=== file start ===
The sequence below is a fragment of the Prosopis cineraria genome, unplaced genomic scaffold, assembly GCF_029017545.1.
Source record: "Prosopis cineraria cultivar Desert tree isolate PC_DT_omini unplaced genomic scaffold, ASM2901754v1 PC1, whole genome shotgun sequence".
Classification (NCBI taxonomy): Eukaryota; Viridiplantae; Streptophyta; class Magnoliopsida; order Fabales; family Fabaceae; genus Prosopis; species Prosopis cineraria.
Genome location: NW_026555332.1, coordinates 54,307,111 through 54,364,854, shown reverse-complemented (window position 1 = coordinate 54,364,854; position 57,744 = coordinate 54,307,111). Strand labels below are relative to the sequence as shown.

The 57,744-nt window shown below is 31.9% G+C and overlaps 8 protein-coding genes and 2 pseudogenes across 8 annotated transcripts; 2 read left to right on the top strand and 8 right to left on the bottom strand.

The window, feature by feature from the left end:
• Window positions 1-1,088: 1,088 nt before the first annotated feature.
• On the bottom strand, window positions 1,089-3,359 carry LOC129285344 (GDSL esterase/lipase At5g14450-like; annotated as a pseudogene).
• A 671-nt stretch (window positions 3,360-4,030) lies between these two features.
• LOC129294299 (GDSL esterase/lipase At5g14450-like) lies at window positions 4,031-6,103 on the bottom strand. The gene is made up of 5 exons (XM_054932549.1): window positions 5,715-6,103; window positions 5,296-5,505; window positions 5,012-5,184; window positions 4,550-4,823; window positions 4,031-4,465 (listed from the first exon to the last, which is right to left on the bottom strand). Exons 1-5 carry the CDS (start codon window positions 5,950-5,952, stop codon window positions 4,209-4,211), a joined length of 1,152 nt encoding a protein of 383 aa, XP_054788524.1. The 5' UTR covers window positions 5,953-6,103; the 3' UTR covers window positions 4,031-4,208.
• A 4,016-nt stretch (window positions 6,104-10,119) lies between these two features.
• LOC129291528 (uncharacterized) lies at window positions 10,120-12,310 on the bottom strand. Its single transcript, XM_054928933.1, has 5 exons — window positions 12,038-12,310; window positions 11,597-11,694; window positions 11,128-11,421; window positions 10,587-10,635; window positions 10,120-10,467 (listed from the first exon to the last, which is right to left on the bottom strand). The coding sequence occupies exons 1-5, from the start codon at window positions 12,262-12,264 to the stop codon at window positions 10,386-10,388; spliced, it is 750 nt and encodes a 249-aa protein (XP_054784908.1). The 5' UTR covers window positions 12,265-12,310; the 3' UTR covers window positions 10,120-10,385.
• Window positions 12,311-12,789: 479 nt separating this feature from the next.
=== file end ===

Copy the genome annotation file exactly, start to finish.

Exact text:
The sequence below is a fragment of the Prosopis cineraria genome, unplaced genomic scaffold, assembly GCF_029017545.1.
Source record: "Prosopis cineraria cultivar Desert tree isolate PC_DT_omini unplaced genomic scaffold, ASM2901754v1 PC1, whole genome shotgun sequence".
Classification (NCBI taxonomy): Eukaryota; Viridiplantae; Streptophyta; class Magnoliopsida; order Fabales; family Fabaceae; genus Prosopis; species Prosopis cineraria.
Genome location: NW_026555332.1, coordinates 54,307,111 through 54,364,854, shown reverse-complemented (window position 1 = coordinate 54,364,854; position 57,744 = coordinate 54,307,111). Strand labels below are relative to the sequence as shown.

The 57,744-nt window shown below is 31.9% G+C and overlaps 8 protein-coding genes and 2 pseudogenes across 8 annotated transcripts; 2 read left to right on the top strand and 8 right to left on the bottom strand.

The window, feature by feature from the left end:
• Window positions 1-1,088: 1,088 nt before the first annotated feature.
• On the bottom strand, window positions 1,089-3,359 carry LOC129285344 (GDSL esterase/lipase At5g14450-like; annotated as a pseudogene).
• A 671-nt stretch (window positions 3,360-4,030) lies between these two features.
• LOC129294299 (GDSL esterase/lipase At5g14450-like) lies at window positions 4,031-6,103 on the bottom strand. The gene is made up of 5 exons (XM_054932549.1): window positions 5,715-6,103; window positions 5,296-5,505; window positions 5,012-5,184; window positions 4,550-4,823; window positions 4,031-4,465 (listed from the first exon to the last, which is right to left on the bottom strand). Exons 1-5 carry the CDS (start codon window positions 5,950-5,952, stop codon window positions 4,209-4,211), a joined length of 1,152 nt encoding a protein of 383 aa, XP_054788524.1. The 5' UTR covers window positions 5,953-6,103; the 3' UTR covers window positions 4,031-4,208.
• A 4,016-nt stretch (window positions 6,104-10,119) lies between these two features.
• LOC129291528 (uncharacterized) lies at window positions 10,120-12,310 on the bottom strand. Its single transcript, XM_054928933.1, has 5 exons — window positions 12,038-12,310; window positions 11,597-11,694; window positions 11,128-11,421; window positions 10,587-10,635; window positions 10,120-10,467 (listed from the first exon to the last, which is right to left on the bottom strand). The coding sequence occupies exons 1-5, from the start codon at window positions 12,262-12,264 to the stop codon at window positions 10,386-10,388; spliced, it is 750 nt and encodes a 249-aa protein (XP_054784908.1). The 5' UTR covers window positions 12,265-12,310; the 3' UTR covers window positions 10,120-10,385.
• Window positions 12,311-12,789: 479 nt separating this feature from the next.